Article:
The Best Books Of All Time

I asked myself, what does that mean? The best books of all time? Best fiction? Best nonfiction? Both? From what time frame–the beginning of time–do cave drawings count? Books–are plays included, how about poems, religious tomes, children’s books, what languages, the questions were endless, with no definitive answer. The lists I saw ranged from strict literary merit, to the public’s picks. Some dealt with only English, some starting in the early 1920s, none made any sense to me.

A list like this is completely totally unequivocally subjective. True, some lists were carefully selected by people who read practically every book

one of the Best Books Of All Time

ever written. And, there were lists with recent, perhaps lightweight works, such as Twilight on them. There were many duplicated in the lists, varying in pride of place. Generally speaking, familiar authors dominated, conventional thinking prevailed. Well. My list of a mere 20 are in English, because that’s all I know, fiction, because that’s what I’ve mostly read, and within no particular time frame. The  key point for my best books of all time list–compelling, can’t put down, thought provoking, enjoyable, leaves me with a lingering wonder and appreciation for the written word.

Best Books Of All Time

So-here’s *my* list of the top 20 best books of all time:

1. Alice’s Adventures in Wonderland–Lewis Carroll

2. Great Expectations–Charles Dickens

3. Pride and Prejudice–Jane Austen

4. To Kill a Mockingbird–Harper Lee

5. Tales of  Mystery and Imagination–Edgar A. Poe

6. Of Mice and Men–John Steinbeck

7. Short Stories of Stephen Crane

8. Fahrenheit  451–Ray Bradbury

9.  Nine Stories–J. D. Salinger

10. The Maltese Falcon-Dashiell Hammet

in our list of Best Books Of All Time

11. All Quiet on the Western Front–Eric Maria Remarque

12.  The Big Sleep–Raymond Chandler

13. Fairy Tales of  the Brothers Grimm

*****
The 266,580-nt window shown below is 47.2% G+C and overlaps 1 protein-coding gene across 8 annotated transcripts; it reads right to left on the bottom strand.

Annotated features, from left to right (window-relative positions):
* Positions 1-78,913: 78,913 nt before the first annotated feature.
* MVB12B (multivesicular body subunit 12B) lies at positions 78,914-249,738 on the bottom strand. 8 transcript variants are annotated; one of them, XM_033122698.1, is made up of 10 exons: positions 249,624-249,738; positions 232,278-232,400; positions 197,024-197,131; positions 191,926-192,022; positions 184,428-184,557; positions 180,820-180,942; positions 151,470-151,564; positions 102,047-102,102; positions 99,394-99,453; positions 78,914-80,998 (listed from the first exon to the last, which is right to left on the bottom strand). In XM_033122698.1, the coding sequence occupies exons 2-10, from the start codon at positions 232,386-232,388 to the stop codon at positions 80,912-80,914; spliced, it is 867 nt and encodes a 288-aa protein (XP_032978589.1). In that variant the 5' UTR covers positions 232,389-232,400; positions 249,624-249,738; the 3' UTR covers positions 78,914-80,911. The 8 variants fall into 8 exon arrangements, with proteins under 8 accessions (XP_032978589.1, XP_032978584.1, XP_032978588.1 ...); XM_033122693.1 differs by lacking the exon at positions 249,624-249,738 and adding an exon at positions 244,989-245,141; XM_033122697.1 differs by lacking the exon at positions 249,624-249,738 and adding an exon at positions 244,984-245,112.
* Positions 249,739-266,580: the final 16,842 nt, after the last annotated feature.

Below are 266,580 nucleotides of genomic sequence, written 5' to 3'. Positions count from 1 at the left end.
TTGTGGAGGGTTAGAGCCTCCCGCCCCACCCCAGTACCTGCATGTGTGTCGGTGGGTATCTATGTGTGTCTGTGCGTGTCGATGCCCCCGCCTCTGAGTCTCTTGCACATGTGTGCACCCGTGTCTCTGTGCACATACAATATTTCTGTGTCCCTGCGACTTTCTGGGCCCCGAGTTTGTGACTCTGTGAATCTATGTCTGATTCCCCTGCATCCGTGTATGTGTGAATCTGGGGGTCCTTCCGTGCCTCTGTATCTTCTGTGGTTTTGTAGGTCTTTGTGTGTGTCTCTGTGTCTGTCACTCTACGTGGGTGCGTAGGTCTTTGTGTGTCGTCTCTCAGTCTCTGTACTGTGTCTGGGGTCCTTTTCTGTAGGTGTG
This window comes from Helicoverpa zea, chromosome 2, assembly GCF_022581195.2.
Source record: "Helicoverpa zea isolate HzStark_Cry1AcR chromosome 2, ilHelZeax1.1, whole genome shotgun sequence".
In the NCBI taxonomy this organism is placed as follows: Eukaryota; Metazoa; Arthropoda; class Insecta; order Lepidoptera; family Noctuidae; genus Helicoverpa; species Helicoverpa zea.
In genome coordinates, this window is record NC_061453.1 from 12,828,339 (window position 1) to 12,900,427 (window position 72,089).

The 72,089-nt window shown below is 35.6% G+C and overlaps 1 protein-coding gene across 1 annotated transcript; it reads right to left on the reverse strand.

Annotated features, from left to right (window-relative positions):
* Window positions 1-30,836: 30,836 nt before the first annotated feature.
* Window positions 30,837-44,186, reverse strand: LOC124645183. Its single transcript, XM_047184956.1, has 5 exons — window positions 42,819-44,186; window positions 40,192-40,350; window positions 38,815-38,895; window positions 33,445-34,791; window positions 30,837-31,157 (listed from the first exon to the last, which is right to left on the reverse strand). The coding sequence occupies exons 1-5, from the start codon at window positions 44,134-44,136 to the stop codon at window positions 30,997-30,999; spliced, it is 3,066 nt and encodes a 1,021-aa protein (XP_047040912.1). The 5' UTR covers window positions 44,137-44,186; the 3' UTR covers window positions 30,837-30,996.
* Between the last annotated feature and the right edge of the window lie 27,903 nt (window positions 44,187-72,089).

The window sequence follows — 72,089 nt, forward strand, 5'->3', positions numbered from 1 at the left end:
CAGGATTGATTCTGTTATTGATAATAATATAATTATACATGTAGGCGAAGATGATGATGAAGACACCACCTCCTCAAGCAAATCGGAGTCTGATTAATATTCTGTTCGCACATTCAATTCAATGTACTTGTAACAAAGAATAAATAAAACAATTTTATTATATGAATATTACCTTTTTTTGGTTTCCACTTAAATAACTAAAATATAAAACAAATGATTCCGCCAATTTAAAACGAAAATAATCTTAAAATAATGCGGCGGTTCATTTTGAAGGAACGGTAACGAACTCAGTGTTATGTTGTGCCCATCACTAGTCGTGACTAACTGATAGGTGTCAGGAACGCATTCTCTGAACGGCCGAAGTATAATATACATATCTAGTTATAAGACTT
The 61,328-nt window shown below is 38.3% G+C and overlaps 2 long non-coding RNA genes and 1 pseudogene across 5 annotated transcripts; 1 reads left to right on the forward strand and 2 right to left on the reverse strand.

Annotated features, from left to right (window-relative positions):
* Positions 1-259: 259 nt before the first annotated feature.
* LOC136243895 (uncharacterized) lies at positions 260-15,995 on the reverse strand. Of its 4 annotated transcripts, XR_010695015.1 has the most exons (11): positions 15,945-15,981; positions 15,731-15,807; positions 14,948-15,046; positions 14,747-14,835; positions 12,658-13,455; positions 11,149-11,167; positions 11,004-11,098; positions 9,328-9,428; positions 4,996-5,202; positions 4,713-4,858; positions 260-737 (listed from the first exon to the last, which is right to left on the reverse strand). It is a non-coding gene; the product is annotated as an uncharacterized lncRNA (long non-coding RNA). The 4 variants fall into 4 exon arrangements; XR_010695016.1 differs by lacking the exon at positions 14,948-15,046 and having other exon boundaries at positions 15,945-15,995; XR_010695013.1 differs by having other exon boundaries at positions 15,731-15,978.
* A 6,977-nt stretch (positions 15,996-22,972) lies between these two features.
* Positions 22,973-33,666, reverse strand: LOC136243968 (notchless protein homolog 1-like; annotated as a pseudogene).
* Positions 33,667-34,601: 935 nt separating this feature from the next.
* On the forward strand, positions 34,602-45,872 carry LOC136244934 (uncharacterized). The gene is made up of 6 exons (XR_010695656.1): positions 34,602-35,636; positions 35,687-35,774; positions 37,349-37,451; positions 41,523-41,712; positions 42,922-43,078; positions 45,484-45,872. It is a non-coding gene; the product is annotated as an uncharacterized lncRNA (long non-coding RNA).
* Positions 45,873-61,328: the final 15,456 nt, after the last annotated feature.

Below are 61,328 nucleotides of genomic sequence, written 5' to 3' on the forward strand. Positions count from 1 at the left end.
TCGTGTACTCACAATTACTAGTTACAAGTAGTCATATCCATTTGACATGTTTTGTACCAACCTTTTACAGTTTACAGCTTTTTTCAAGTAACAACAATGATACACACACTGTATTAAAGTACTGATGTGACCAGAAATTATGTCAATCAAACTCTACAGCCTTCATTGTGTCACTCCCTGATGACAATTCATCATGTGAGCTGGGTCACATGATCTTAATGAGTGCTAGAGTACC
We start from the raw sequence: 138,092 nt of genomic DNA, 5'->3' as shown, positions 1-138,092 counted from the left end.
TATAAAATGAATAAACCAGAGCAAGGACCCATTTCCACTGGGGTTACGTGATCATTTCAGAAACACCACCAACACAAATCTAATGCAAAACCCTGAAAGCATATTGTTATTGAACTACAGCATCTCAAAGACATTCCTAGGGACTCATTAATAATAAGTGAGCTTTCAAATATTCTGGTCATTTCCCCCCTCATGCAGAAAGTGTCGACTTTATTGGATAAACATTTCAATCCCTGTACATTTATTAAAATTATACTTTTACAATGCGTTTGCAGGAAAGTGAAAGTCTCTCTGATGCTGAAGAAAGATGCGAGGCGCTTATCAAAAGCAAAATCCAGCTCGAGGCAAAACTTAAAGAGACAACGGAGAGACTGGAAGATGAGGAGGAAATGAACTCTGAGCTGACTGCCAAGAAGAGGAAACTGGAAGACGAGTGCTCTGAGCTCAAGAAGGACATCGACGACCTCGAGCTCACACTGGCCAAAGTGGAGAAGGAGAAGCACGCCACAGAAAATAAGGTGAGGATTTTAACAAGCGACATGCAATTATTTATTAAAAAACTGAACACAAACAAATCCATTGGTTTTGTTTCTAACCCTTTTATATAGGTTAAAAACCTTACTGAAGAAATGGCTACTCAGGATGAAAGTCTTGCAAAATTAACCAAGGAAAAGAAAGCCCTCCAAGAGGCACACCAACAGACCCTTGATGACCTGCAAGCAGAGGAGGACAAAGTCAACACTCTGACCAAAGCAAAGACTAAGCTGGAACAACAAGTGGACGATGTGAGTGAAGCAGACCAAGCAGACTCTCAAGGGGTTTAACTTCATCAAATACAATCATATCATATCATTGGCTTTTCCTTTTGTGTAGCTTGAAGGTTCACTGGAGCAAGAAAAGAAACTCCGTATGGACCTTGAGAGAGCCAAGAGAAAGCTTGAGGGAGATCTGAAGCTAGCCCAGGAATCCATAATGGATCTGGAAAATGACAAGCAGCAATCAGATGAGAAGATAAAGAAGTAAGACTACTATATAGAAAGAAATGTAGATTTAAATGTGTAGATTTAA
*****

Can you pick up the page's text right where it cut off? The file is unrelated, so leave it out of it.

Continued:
14. The House of Mirth–Edith Wharton

15. The Great Gatsby–F. Scott Fitzgerlad

16.  The Probable Future–Alice Hoffman

17. Short Fiction of  Kate Chopin

18. The Woman in White–Wilkie Collins

19. An American Tragedy–Theodore Dreiser

20. Mother Goose–Traditional or Elizabeth Goose

I can hear the yells, gaffaws, hisses all the way through my mac. Remember, these are from what I’ve read, what stayed with me over time.

Why no Ulysses you ask? Absolutely hated it. If I cannot understand what the writer is trying to convey, I don’t care how lovely the language, how inventive, how blah. Yes, I must be an ignoramus to not understand Ulysses. Life is too short for me to be forced to try. Wuthering Heights? Oh please! Moody, angry, prideful,  love goes awry, she dies. The end.

Moby Dick? Ugh. I get the symbolism–great white whale, ok. It wasn’t necessary to bore me to tears. Hemmingway? I probably read everything by him at one time–and I thought he was the cat’s meow. Then I started looking at his women, and decided he was better off living with his cats and I was good to move on. I would be disingenuous if I added women or various cultural, ethnic, of color authors so my list looked diversefied. However, my list of best books did point out my need to read the varied talented authors I’ve missed.

So why the titles I did choose? Each had a particular effect on my psyche at one time, and most still do.

Alice in Wonderland. The most referenced titles of all time. Nope, no data to back this claim–just my observation in every every book I read–there is some kind of allusion to a part of the not so very children’s book. “mad as a hatter'” “down the rabbit hole” “mad tea party” “off with her head” “grinning like the Cheshire Cat”  “as if I’d gone through the looking glass” “they’re acting like Tweedle Dum and Tweedle Dee”, “i’m late, like the White Rabbit” “drink me” “go ask Alice”–Ok maybe this is only used by the Jefferson Airplane. There are many more. See if you can come up with them. Besides the fact it has entered our subconscious, it’s an amazing story filled with puns, riddles, math,(ick) indelible characters, action, suspense, surprises, and is one of the first novels to buck social conventions, even if only from a girl’s dream. Nuf’ said.

Great Expectations left me chattering about the plot to unsuspecting people wherever I happened to be. The picture of Miss Haversham and her cake, will never vanish.

Pride and Prejudice–no, not the latest film version that makes a mockery of Austen’s intentions, but the book itself. Witty, charming, heartbreaking, risque for the times, and of course the lessons we must learn about our personal pride and prejudices towards others.

To Kill a Mockingbird–Just thinking about Bo–brings tears to my eyes. Incomparable book.

Poe. Hearts beating, a man walled up alive, a dead hypnotized fellow still speaking while decaying, a horrible disease can’t be kept a bay  no matter how rich and gay, a ridiculed dwarf  takes revenge, a black cat spills the beans. Perfect horror.

Of Mice and Men–Steinbeck is a favorite, so it was hard to choose, but I was determined that no one author steal the list, so I choose the book who tells me about the rabbits.